Paul G. Summers, Attorney General and Reporter, and Shay B.
Winebarger, Assistant Attorney General, for the appellee, Tennessee
Board of Probation and Parole.
This appeal involves a dispute between a prisoner and the Tennessee
Board of Probation and Parole. After the Board declined to parole
him, the prisoner filed a pro se petition for common-law writ of
certiorari in the Chancery Court for Davidson County seeking judicial
review of the Board's action. The trial court, acting pursuant to
Tenn. Code Ann. S 41-21-807 (Supp. 2002), ordered the prisoner to make
a partial payment of the filing fee within thirty days and dismissed
the petition for failure to prosecute when the prisoner failed to do
so. The prisoner has appealed. We have determined that the trial
court properly dismissed the prisoner's petition.
WILLARD EUGENE MALONE v. JUDY MAE BISHOP MALONE
Michael May, Kingsport, for the Appellant, Willard Eugene Malone
John P. Chiles, Kingsport, and Thomas F. Bloom, Nashville, for the
Appellee, Judy Mae Bishop Malone
In this post-divorce case, Willard Eugene Malone (Husband) filed a
motion requesting the Trial Court to decrease or discontinue his
alimony payments to Judy Mae Bishop Malone (Wife). The sole basis for
the motion was Husband's allegation that Wife "is cohabiting with a
third person . . .and is no longer in need of the alimony paid by
[Husband]." Wife denied that a reduction or elimination of alimony
was appropriate, alleging that the person who had lived with her did
not provide her financial support or contribution, and that he no
longer lived in her trailer at the time of her answer. Wife also
alleged that she remained in need of the alimony payments. The Trial
Court found no substantial material change in circumstances and
ordered Husband to continue paying alimony in the amount of $1000 per
month. Husband appeals. We affirm the judgment of the Trial Court.
JEFF UTLEY v. TENNESSEE DEPARTMENT OF CORRECTION, et al.
Jeff Utley, Henning, Tennessee, Pro Se.
Paul G. Summers, Attorney General and Reporter; and Abigail Turner,
Assistant Attorney General, for the appellees, Tennessee Department of
Correction and Donal Campbell.
This appeal involves a dispute between a prisoner and the Department
of Correction regarding his punishment for two unrelated disciplinary
offenses. On both occasions, the Department extended the prisoner's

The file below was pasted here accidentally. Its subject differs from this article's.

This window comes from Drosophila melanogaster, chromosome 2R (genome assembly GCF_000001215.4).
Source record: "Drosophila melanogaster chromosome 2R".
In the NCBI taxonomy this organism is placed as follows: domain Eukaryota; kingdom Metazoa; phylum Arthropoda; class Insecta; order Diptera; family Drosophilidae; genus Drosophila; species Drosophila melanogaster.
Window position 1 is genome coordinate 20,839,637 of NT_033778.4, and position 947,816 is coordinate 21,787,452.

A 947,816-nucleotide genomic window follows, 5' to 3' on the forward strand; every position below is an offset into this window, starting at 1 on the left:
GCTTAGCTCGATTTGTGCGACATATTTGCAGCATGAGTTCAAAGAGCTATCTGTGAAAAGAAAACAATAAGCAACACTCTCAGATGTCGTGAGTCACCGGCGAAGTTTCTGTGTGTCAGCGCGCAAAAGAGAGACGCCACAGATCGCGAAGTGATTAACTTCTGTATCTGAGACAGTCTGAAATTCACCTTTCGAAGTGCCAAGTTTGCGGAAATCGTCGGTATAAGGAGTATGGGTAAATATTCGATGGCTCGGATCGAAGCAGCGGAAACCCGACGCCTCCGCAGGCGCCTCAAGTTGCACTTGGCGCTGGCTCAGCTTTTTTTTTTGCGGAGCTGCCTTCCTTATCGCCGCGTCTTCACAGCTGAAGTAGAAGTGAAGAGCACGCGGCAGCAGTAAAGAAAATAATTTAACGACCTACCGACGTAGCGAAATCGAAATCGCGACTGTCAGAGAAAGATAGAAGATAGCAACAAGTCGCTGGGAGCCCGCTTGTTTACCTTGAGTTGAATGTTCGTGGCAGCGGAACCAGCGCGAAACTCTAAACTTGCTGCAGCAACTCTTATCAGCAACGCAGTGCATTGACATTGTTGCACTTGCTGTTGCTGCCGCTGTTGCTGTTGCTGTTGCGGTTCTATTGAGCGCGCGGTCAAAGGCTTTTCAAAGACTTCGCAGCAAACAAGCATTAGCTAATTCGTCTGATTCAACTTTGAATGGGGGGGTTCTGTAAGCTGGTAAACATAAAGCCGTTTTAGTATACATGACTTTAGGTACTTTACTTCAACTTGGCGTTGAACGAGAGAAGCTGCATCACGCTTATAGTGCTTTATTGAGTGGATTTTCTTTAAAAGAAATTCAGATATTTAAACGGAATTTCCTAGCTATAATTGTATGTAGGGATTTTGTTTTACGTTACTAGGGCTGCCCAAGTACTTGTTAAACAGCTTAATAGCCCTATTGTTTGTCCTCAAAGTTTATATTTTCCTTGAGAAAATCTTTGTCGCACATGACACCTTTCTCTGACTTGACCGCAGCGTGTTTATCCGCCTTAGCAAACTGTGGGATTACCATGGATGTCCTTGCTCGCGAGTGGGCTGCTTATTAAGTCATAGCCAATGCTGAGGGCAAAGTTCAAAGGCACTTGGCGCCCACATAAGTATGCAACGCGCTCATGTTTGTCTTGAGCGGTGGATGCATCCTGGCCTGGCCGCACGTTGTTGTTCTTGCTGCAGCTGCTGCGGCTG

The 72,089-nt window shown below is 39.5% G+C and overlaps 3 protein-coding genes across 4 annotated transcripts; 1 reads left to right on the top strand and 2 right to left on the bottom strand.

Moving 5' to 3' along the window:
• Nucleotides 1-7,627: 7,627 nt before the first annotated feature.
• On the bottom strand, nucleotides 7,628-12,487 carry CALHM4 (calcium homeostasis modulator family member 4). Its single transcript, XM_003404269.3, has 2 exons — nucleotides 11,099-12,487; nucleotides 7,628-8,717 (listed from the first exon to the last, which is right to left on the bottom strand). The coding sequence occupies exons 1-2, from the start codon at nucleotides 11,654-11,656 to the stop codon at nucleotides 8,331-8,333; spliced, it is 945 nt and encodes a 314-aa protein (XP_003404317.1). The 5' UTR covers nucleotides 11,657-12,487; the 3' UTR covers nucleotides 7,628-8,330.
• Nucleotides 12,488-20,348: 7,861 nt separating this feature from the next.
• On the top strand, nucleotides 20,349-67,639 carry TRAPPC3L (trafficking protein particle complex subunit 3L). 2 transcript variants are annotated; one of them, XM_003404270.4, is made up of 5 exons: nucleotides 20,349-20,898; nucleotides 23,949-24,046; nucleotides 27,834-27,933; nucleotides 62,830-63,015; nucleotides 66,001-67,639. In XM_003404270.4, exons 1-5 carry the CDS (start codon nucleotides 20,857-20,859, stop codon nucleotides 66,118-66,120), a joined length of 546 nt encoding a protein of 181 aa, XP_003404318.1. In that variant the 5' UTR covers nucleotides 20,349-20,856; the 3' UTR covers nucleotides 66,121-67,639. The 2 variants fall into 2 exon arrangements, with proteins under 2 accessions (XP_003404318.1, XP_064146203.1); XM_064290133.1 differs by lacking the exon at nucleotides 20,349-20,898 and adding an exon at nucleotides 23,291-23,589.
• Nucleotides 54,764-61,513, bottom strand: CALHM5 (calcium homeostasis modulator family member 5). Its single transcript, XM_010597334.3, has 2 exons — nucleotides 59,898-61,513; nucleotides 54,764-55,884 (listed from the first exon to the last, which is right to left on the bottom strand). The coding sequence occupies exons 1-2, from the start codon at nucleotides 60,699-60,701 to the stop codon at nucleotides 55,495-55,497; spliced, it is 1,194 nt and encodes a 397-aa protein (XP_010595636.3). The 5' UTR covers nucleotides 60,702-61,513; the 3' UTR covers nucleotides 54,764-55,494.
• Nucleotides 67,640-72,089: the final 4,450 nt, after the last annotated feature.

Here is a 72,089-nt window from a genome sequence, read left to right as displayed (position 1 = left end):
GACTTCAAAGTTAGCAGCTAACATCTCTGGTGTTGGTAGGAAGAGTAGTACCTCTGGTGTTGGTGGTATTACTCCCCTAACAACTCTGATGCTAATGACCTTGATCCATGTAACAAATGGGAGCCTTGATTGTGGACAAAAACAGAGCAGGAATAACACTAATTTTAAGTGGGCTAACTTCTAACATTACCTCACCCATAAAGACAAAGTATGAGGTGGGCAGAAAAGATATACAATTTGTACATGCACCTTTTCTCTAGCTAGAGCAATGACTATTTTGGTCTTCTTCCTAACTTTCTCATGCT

release eligibility date in accordance with versions of Tenn. Dep't
Corr. Policy Index No. 502.02 issued after he committed the crimes for
which he was incarcerated. The prisoner filed a complaint in the
Chancery Court for Davidson County asserting that the Department's
application of the later version of the policy to him violated the Ex
Post Facto Clause of the United States Constitution. The trial court
granted the Department's Tenn. R. Civ. P. 12.02(6) motion, and the
prisoner has appealed. We have determined that the prisoner's
complaint fails to state a colorable ex post facto claim under either
the federal or state constitution. Accordingly, we affirm the
dismissal of the prisoner's complaint.
STATE OF TENNESSEE v. LARRY D. ANDERSON
Gary F. Antrican, District Public Defender, and Julie K. Pillow,
Assistant Public Defender, for the appellant, Larry D. Anderson.
Paul G. Summers, Attorney General and Reporter; Elizabeth B. Marney,
Assistant Attorney General; Elizabeth T. Rice, District Attorney
General; and James Walter Freeland, Jr., and Tracey A. Brewer,
Assistant District Attorneys General, for the appellee, State of
The defendant was found guilty by a jury of first degree felony murder
and especially aggravated burglary. He was sentenced to life plus
twelve years, respectively, in the Department of Correction. The
defendant contends that he was mentally incompetent to stand trial or
to give a knowing, intelligent, and voluntary waiver of his Miranda
rights and that his sentences were in error. We affirm the judgments
from the trial court.
MANNY T. ANDERSON v. STATE OF TENNESSEE
Barry R. Tidwell, Nashville, Tennessee, for the appellant, Manny T.
Paul G. Summers, Attorney General and Reporter; Christine M. Lapps,
Assistant Attorney General; Victor S. Johnson, III, District Attorney
General; and Roger Moore, Assistant District Attorney General, for the